Key takeaways

  • Increasingly ubiquitous digital data is becoming an effective tool for business decision-making.
  • Many organizations, however, are using data that is too limited, solely to support management’s instincts or ambitions.
  • To make the most of the opportunities data affords, organizations need to shift their thinking and adopt data-driven mindsets, as well as implement data-driven processes throughout their companies.
  • A number of leading brands, such as Sainsbury’s, Netflix and HSS Hire are already harnessing the power of data analytics to enhance business outcomes.

We all like to think data informs almost every key commercial decision a business makes. After all, the resources to do so are at hand: The amount of digital data is expected to reach 44 zettabytes in 2020, laptops have roughly 30 times more computing power than a decade ago and cloud computing usage is set to double in the next two years.

Still, something is holding businesses back. Too many continue to base their decisions on limited data, selectively interpreted to support management’s instincts or ambitions. It’s time for a new mindset — one that challenges old decision-making habits by continually asking:

  • Are we making the most of the opportunities that data allows?
  • Are we analyzing all of the most important and relevant data that can inform decisions?
  • Are we acting on the insights we generate?

The good news is that any organization can develop a data-driven mindset. The first step is to embrace a different way of thinking about the decisions the organization makes.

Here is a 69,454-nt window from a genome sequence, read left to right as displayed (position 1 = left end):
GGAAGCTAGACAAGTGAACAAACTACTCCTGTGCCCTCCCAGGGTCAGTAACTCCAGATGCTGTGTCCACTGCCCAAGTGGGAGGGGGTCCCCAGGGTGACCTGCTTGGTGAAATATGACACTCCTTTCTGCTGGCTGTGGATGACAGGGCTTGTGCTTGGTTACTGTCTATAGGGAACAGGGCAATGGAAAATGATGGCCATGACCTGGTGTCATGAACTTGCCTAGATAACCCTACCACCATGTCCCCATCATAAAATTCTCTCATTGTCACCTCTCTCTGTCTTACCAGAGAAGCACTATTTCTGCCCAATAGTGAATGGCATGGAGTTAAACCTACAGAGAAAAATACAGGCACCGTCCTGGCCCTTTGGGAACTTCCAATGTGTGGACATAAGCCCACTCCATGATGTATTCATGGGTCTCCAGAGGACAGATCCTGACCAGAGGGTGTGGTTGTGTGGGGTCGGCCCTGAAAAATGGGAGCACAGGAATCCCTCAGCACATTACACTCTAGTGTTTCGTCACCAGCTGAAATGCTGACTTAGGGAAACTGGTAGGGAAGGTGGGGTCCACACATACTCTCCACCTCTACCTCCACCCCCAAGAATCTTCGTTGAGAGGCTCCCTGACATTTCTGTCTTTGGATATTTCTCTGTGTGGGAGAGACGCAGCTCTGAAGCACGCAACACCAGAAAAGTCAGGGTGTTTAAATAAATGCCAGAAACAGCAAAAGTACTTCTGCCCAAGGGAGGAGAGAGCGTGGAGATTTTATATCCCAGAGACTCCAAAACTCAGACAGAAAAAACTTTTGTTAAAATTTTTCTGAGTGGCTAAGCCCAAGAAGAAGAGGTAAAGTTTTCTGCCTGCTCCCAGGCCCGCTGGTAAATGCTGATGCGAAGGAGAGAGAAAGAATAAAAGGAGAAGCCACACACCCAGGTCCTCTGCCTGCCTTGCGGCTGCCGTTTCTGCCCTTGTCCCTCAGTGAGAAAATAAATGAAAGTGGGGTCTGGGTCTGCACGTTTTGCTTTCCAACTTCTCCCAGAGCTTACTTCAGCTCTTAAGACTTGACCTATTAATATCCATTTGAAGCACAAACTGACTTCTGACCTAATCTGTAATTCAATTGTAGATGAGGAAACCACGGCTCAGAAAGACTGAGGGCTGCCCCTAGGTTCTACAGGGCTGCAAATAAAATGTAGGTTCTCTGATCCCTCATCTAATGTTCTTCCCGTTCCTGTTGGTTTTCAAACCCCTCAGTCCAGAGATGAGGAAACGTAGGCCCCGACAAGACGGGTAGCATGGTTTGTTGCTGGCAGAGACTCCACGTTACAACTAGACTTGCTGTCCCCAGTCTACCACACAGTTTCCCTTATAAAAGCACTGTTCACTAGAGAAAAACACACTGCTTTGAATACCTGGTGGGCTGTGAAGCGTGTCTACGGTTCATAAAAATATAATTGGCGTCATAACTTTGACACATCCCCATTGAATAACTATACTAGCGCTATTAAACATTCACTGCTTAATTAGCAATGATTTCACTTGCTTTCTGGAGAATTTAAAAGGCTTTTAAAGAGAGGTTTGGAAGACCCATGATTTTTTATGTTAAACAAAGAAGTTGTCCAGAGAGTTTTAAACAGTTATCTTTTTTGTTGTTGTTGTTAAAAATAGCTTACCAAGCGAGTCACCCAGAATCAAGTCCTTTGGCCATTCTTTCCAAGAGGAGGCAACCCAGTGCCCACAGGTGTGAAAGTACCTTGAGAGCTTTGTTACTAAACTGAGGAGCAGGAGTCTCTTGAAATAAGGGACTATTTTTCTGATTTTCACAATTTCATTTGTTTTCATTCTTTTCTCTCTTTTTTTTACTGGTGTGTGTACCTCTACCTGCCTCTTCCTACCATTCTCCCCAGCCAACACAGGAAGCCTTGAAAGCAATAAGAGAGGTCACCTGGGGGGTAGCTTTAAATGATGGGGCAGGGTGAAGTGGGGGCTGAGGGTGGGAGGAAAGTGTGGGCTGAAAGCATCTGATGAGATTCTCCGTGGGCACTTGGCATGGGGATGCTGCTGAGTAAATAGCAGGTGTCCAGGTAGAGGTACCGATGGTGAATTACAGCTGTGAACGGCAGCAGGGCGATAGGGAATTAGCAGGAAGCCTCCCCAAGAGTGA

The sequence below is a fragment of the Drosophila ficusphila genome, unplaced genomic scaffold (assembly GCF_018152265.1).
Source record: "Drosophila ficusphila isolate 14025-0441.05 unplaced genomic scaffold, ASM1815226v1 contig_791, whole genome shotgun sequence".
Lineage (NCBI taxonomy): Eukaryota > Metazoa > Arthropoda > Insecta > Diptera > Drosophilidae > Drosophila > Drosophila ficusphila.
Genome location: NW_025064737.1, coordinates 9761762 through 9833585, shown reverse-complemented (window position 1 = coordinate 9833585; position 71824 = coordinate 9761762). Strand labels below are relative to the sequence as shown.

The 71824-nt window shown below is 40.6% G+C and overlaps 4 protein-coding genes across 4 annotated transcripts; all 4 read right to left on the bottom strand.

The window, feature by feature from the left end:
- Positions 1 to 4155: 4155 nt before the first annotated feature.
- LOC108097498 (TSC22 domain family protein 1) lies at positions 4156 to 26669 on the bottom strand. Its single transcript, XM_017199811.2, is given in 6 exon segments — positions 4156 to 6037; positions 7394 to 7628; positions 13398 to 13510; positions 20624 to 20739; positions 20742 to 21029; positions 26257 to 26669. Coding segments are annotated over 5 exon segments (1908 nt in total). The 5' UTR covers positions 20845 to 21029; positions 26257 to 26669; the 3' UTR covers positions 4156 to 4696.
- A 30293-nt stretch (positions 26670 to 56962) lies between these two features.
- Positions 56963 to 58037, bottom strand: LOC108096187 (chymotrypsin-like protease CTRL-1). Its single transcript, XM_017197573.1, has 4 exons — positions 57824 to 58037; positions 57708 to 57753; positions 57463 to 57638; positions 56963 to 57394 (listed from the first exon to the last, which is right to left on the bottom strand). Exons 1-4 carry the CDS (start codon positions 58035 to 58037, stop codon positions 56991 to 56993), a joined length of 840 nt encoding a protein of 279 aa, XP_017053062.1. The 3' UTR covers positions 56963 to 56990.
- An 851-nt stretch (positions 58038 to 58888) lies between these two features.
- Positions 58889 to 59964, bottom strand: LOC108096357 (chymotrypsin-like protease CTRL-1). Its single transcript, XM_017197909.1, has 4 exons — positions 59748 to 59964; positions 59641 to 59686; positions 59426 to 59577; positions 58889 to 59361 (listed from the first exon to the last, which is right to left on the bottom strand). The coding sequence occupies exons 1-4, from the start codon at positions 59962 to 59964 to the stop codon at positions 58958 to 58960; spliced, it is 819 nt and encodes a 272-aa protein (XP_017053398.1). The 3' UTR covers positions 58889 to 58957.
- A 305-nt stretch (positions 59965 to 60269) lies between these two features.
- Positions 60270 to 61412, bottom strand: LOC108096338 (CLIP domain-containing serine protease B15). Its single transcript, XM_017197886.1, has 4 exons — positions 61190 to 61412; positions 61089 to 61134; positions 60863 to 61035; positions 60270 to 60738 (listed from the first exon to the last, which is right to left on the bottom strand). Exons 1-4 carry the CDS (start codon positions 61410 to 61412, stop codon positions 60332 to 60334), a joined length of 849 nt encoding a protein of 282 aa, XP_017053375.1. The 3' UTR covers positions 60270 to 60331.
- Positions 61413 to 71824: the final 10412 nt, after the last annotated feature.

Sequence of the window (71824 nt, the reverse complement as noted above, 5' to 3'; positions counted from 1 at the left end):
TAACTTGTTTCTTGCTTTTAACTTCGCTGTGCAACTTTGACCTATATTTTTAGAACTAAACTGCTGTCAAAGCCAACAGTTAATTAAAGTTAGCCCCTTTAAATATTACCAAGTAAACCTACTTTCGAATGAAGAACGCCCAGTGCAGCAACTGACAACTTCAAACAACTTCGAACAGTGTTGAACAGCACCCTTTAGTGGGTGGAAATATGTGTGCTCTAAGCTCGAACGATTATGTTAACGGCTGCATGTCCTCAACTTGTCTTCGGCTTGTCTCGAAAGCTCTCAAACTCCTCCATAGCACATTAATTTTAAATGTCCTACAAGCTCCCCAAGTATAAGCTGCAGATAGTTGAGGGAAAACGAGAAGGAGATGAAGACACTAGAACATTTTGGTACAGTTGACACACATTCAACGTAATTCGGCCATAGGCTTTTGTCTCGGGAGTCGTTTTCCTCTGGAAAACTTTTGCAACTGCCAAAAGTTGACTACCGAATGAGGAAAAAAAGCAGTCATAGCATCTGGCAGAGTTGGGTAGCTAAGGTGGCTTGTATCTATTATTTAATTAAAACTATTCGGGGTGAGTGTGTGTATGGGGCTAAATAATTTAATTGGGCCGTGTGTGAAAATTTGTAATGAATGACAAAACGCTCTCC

Understanding opportunities for data-driven decisions

In a commercial organization, decisions tend to be one of several different types, characterized by their frequency and impact (see Figure 1). By thinking through the full taxonomy of decision types, companies can prioritize their data-driven decision-making and strike the appropriate balance of human judgment and computing power for each type of decision.

Figure 1
Taxonomy of decision types

At one end of the spectrum are major strategic decisions. We define these as decisions that require significant financial investments or commitment and set the course of the business for the next few years, such as a high-profile acquisition or a corporate transformation effort. Such one-off, high-stakes decisions should be informed by analytical insights, where data can be used to enhance the decision-making of the organization’s commercial leaders.

At the other end are the many minor decisions that, somewhere in the business, a person or system makes every day. This could involve approving a credit application or giving a discount to a longtime customer. While small in individual impact, these decisions can accumulate to deliver a sizable punch over time — and data can increase both their speed and effectiveness. For instance, Netflix’s recommendation algorithm influences individual consumer choices, which collectively prevents the loss of an estimated $1 billion a year in revenue.

The decisions in between these two extremes are periodic ones that include some routine tasks that can be automated, such as combining or refreshing data. With decisions of the periodic type, the goal is to reserve human effort for the most sensitive and difficult matters. Consider Amazon’s “hands off the wheel” initiative, which automates routine processes such as demand forecasting and inventory deal negotiation so that highly paid employees can spend time on more valuable activities and intervene only when absolutely necessary.

So, what does a data-driven process look like? We recommend four steps to arrive at a decision, with each step requiring different capabilities.

1. Frame: Set decision criteria before seeing the evidence. This mitigates the cognitive bias that can occur when forming an opinion that the data inspires.

2. Access data: Obtain the data that addresses the question as framed. Usually this requires sourcing and cleaning for the first decision of each type. Data engineering capability is necessary to reliably make information available at scale.